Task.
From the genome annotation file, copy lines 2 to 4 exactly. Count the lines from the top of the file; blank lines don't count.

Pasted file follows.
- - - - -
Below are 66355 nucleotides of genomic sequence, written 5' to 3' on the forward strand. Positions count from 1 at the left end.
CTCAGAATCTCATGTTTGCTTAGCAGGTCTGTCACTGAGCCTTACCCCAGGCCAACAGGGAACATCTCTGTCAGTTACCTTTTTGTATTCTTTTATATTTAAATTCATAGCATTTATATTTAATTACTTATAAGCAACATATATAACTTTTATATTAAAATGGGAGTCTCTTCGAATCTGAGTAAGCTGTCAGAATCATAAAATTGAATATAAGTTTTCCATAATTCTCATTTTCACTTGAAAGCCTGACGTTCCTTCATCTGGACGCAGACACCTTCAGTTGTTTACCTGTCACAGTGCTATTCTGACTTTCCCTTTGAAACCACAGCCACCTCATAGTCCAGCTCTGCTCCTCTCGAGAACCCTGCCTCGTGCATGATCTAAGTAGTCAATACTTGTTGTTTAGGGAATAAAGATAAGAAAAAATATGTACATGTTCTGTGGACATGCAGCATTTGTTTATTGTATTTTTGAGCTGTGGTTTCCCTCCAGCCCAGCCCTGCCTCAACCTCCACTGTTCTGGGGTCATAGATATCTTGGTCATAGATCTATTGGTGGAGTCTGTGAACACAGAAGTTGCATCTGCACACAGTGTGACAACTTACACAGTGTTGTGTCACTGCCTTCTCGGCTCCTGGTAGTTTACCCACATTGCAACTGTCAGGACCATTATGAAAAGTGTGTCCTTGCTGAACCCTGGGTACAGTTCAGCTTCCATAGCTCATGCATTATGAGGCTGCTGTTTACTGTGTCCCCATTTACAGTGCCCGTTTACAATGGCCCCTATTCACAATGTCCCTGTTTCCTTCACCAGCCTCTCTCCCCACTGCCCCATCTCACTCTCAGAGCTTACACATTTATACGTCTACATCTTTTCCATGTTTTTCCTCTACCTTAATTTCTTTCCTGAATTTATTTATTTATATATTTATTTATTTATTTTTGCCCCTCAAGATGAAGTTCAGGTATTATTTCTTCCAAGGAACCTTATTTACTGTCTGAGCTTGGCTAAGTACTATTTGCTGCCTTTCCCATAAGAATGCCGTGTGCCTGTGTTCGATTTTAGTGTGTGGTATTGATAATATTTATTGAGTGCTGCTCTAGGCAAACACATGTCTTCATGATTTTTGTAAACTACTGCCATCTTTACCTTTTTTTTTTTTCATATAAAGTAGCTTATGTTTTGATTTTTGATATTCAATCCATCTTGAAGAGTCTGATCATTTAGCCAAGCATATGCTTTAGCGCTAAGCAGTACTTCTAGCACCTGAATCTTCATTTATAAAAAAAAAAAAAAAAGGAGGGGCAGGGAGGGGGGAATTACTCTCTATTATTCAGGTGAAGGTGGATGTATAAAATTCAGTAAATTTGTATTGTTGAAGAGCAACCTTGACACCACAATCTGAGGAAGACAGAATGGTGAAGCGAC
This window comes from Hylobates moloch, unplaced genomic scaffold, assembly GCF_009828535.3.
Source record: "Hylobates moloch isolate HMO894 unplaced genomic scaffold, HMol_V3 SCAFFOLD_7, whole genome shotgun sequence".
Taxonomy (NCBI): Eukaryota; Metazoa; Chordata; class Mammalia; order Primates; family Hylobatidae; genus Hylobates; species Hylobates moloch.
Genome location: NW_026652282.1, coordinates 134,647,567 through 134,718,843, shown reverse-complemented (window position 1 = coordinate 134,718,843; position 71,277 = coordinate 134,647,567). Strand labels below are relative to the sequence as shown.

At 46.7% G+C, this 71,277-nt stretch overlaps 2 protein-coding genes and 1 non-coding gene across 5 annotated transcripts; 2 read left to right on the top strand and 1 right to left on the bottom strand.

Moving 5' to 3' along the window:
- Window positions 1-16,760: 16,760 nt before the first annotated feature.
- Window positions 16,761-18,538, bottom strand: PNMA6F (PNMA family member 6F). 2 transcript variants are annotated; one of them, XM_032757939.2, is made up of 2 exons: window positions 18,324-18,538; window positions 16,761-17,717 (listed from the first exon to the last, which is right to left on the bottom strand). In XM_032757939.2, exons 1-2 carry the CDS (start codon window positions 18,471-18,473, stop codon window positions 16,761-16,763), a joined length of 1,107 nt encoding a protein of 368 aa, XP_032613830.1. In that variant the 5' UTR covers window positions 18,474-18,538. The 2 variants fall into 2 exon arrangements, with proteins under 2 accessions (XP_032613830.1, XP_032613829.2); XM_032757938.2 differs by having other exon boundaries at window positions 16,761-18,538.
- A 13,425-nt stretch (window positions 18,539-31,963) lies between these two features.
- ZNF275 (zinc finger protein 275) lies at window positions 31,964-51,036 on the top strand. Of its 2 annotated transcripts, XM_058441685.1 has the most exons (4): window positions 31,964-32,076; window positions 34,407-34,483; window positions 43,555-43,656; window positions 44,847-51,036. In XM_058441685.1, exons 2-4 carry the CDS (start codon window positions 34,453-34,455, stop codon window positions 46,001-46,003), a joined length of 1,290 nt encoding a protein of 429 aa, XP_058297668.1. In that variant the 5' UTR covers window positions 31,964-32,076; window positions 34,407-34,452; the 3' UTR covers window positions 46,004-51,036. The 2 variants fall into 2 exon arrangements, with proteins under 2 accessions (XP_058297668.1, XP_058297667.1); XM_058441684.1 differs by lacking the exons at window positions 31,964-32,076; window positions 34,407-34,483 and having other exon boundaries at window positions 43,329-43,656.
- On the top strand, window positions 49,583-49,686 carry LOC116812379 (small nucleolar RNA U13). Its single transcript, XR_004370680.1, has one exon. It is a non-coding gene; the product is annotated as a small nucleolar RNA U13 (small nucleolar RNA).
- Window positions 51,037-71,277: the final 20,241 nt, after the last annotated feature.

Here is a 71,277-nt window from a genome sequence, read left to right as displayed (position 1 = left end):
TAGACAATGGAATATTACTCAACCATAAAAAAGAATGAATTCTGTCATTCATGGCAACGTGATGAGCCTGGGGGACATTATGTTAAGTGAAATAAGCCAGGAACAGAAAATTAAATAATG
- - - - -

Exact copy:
CTCAGAATCTCATGTTTGCTTAGCAGGTCTGTCACTGAGCCTTACCCCAGGCCAACAGGGAACATCTCTGTCAGTTACCTTTTTGTATTCTTTTATATTTAAATTCATAGCATTTATATTTAATTACTTATAAGCAACATATATAACTTTTATATTAAAATGGGAGTCTCTTCGAATCTGAGTAAGCTGTCAGAATCATAAAATTGAATATAAGTTTTCCATAATTCTCATTTTCACTTGAAAGCCTGACGTTCCTTCATCTGGACGCAGACACCTTCAGTTGTTTACCTGTCACAGTGCTATTCTGACTTTCCCTTTGAAACCACAGCCACCTCATAGTCCAGCTCTGCTCCTCTCGAGAACCCTGCCTCGTGCATGATCTAAGTAGTCAATACTTGTTGTTTAGGGAATAAAGATAAGAAAAAATATGTACATGTTCTGTGGACATGCAGCATTTGTTTATTGTATTTTTGAGCTGTGGTTTCCCTCCAGCCCAGCCCTGCCTCAACCTCCACTGTTCTGGGGTCATAGATATCTTGGTCATAGATCTATTGGTGGAGTCTGTGAACACAGAAGTTGCATCTGCACACAGTGTGACAACTTACACAGTGTTGTGTCACTGCCTTCTCGGCTCCTGGTAGTTTACCCACATTGCAACTGTCAGGACCATTATGAAAAGTGTGTCCTTGCTGAACCCTGGGTACAGTTCAGCTTCCATAGCTCATGCATTATGAGGCTGCTGTTTACTGTGTCCCCATTTACAGTGCCCGTTTACAATGGCCCCTATTCACAATGTCCCTGTTTCCTTCACCAGCCTCTCTCCCCACTGCCCCATCTCACTCTCAGAGCTTACACATTTATACGTCTACATCTTTTCCATGTTTTTCCTCTACCTTAATTTCTTTCCTGAATTTATTTATTTATATATTTATTTATTTATTTTTGCCCCTCAAGATGAAGTTCAGGTATTATTTCTTCCAAGGAACCTTATTTACTGTCTGAGCTTGGCTAAGTACTATTTGCTGCCTTTCCCATAAGAATGCCGTGTGCCTGTGTTCGATTTTAGTGTGTGGTATTGATAATATTTATTGAGTGCTGCTCTAGGCAAACACATGTCTTCATGATTTTTGTAAACTACTGCCATCTTTACCTTTTTTTTTTTTCATATAAAGTAGCTTATGTTTTGATTTTTGATATTCAATCCATCTTGAAGAGTCTGATCATTTAGCCAAGCATATGCTTTAGCGCTAAGCAGTACTTCTAGCACCTGAATCTTCATTTATAAAAAAAAAAAAAAAAGGAGGGGCAGGGAGGGGGGAATTACTCTCTATTATTCAGGTGAAGGTGGATGTATAAAATTCAGTAAATTTGTATTGTTGAAGAGCAACCTTGACACCACAATCTGAGGAAGACAGAATGGTGAAGCGAC
This window comes from Hylobates moloch, unplaced genomic scaffold, assembly GCF_009828535.3.
Source record: "Hylobates moloch isolate HMO894 unplaced genomic scaffold, HMol_V3 SCAFFOLD_7, whole genome shotgun sequence".